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Leading Juvenile

Haworth's Life
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Leading Juvenile In Boston



In 1878, Edwin Booth was about to embark on a twenty week tour of southern states. He knew Joe was getting ready to leave Ellsler’s company, and he offered him a place in his troupe. It was a tough decision for Joe, but he turned down his idol and friend. Instead, he joined the acting company at the Boston Museum. Again, "museum" was a deliberate misnomer. It was a theatre, but on the floors above the box office was an exhibit of stuffed animals, wax figures, mummies, mineral specimens, and other odds and ends that enabled puritanical Bostonians to persuade themselves they were attending a place of learning, and not a palace of amusement. In addition to housing mummies and mineral specimens, the Boston Museum housed the finest acting company in the United States.

The greatest American comic actor of the era was William Warren. He was on the stage for over fifty years, and the last 36 of those years were spent at the Boston Museum. He didn’t tour and he wouldn’t play New York. And yet despite this, he was a national institution who drew adoring fans from around the country season after season. He was one of the reasons Boston rivaled New York City as a center for theatrical activity during this period. He gave a total of 13,500 performances in nearly 600 different roles, and was fresh and inventive till the end of his career. Charles Barron was another fixture at the museum as its leading man. He was accounted the most versatile actor in America, excelling at modern and classical roles and played over 500 parts in his time.

Joe’s reputation was already growing nationally when R. F. Field hired him for the Museum. Field felt that Joe would strengthen the company, and must have been amused when his newly signed actor declared: "I am not handsome, and I am not a masher, but I’ll get there all the same". Joe’s self image and description didn’t completely jive with the facts. He was slight and not that tall. But he had a good athletic physique, strong features and a great Barrymore-esque profile. As to whether he was a "masher" or not, he had a pretty strong reputation as a womanizer. But Joe was always a mixed bag. The American Biographical Dictionary characterized him as "half dashing man about town, half recluse."

Joe lived in a "swell" boarding house on Cambridge Street just off of Bowdoin Square in Boston. A fellow lodger was Charles H. Hoyt who was a then a newspaper man, but later became one of America’s most successful and best known playwrights. He and Hoyt bonded, and would frequent the chop houses and prowl the city together. When E. H. Southern joined the Museum company as a neophyte actor, he was befriended by Joe and taken along. These three  were young professionals in a big city, playing hard and working hard. Joe quickly became the Museum’s leading juvenile, and in nearly four years of frequently changing programs, he was in every piece performed.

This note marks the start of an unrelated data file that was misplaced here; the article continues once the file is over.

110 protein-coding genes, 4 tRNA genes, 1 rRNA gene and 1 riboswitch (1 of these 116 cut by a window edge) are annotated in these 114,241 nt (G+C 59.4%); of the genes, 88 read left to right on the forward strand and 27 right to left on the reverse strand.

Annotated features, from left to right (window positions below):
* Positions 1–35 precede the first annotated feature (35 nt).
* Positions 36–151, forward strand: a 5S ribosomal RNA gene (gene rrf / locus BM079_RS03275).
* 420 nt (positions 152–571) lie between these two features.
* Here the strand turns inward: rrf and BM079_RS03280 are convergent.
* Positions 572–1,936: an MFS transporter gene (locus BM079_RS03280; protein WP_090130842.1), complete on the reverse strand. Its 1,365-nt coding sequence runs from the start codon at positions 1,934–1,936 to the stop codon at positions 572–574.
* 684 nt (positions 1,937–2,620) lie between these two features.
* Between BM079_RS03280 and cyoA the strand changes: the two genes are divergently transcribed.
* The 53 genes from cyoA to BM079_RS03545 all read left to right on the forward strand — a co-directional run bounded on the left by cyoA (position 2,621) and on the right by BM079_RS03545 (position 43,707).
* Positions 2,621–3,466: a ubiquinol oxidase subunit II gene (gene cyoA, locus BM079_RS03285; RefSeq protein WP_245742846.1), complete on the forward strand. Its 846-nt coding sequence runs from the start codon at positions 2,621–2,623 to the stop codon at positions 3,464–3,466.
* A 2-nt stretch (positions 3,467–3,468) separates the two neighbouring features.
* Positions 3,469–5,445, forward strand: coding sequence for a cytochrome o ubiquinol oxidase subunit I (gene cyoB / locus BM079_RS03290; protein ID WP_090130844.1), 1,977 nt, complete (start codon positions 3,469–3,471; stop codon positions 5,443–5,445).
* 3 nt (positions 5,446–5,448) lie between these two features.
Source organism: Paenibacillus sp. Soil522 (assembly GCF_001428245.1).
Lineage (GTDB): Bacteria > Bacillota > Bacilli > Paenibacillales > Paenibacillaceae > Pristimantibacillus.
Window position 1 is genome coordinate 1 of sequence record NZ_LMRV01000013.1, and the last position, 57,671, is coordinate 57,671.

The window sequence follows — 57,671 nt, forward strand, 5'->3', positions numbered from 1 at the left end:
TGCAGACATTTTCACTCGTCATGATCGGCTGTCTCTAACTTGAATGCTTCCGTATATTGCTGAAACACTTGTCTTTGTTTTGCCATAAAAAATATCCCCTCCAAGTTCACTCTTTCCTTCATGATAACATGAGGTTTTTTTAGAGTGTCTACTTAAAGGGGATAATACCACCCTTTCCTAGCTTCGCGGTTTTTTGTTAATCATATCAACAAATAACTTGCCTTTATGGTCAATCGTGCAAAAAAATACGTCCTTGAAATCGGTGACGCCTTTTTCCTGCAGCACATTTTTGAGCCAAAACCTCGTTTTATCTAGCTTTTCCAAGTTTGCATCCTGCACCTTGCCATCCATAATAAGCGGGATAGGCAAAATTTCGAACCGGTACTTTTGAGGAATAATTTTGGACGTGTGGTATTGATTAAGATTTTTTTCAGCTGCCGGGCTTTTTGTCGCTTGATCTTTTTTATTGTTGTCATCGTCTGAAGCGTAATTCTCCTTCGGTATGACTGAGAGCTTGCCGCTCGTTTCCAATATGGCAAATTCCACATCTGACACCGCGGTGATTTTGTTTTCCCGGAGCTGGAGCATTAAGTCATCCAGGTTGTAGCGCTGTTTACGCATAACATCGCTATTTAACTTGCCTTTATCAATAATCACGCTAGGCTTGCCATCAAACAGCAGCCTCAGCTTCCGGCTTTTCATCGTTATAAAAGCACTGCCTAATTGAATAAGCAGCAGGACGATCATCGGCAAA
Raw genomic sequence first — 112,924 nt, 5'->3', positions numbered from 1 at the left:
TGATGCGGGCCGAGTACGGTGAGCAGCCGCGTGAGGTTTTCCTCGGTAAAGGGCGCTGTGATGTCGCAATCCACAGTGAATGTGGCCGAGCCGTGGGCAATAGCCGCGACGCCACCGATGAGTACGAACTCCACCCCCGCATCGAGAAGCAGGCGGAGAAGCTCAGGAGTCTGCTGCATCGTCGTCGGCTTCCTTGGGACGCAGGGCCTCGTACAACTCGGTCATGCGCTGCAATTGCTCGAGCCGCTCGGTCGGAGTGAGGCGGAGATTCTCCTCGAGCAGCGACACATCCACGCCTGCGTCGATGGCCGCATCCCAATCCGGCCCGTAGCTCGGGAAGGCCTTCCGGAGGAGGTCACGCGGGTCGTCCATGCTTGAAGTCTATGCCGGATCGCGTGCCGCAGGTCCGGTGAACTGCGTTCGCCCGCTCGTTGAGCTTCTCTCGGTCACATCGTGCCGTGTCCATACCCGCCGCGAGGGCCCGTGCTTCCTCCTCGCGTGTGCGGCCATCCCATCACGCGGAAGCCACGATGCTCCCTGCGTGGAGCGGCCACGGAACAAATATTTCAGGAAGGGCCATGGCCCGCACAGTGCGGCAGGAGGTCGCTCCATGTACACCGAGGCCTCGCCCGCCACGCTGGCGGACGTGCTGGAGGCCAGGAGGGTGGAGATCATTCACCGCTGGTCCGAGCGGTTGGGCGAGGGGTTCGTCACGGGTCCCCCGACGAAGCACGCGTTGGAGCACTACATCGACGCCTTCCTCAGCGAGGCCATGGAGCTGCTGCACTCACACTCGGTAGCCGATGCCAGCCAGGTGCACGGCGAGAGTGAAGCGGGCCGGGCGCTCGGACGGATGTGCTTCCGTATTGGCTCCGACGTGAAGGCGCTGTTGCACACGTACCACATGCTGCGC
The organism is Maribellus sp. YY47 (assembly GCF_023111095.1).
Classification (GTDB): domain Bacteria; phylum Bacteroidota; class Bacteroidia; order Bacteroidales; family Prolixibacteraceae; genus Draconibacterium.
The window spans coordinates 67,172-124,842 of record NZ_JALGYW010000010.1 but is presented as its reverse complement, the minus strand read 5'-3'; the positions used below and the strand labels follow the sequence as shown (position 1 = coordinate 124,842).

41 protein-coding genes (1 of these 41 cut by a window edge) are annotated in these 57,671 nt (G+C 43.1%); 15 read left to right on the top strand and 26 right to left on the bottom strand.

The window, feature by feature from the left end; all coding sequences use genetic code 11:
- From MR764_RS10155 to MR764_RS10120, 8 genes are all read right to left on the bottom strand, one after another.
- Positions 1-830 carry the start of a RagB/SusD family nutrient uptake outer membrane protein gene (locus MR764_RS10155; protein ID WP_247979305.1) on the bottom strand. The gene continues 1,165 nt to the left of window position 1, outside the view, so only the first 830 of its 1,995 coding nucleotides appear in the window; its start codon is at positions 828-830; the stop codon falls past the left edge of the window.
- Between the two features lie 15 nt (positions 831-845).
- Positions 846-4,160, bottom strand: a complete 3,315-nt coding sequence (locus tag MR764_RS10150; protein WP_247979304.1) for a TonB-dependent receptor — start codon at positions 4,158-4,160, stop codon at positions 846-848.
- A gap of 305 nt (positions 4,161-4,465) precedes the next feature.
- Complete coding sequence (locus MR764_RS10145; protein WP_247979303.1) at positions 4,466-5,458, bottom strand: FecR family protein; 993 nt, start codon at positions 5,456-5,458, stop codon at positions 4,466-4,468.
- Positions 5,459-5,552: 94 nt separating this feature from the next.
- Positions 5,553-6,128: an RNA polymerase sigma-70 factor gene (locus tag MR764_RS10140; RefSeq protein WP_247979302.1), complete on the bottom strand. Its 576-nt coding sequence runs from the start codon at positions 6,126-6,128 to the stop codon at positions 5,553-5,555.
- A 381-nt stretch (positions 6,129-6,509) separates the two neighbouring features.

The museum produced the American premiers of Gilbert and Sullivan’s HMS Pinafore (1879) and Patience (1881). In the roles of Boatswain and Grosvenor respectively, he was said to have "sang and danced with as much ease and abandon as though he had been reared in a burlesque company." Kate Ryan in her book Old Boston Museum Days wrote: "…everyone about the theater was somewhat doubtful as to the success of Pinafore. Even Mr. Field was uncertain about the outcome until the song: ‘He is an Englishman’ sung by Joseph Haworth took the audience by storm and received encore after encore."  Joe triumphed in musical theatre, and the same season played "Romeo" opposite Mary Anderson, setting a box office record in Boston for a single night’s gross receipts.

In March 1881, Joe introduced R. F. Field to his Bostonian cousin Miriam O'Leary, and she was hired to play small roles.  Her first appearance was with Dion Boucicault as a guest in the ballroom scene of his play Colleen Bawn.  Miriam had one line: "We have danced enough; 'tis nearly seven o'clock."  Joe coached her diligently for weeks, and her large Irish family was in a state of anxious anticipation until after her debut.  That oft repeated and practiced line of dialogue subsequently became a catch-phrase among the O'Leary siblings to label anything that might be considered boring.  From this modest beginning, Miriam O'Leary became the leading soubrette of the Museum company, and one of the most popular actresses of the day.

During this period, Joe’s artistic growth was remarkable. A critic at the time observed: "When he came out of the West he was crude and raw, but had an abundance of talent which was only waiting to be developed." He played second leads to Charles Baron in Ruy Blas and Lester Wallack in Rosedale; both would be important plays for Joe in the future. Joe acted with great success in the beloved "Old Comedies," as "Joseph Surface" in School for Scandal and "Hastings" in She Stoops to Conquer. At the Museum he shared the stage once more with Lawrence Barrett, and on numerous occasions with the actor/author Dion Boucicault. After nearly four years at the Museum, Joe was offered the position of leading man, but he decided it was time to move on. At the end of his tenure, the theatre gave him a benefit in which Charles Baron played "Othello" to Joe’s "Iago". Months later, that role established Joe as a leading actor on the New York stage.

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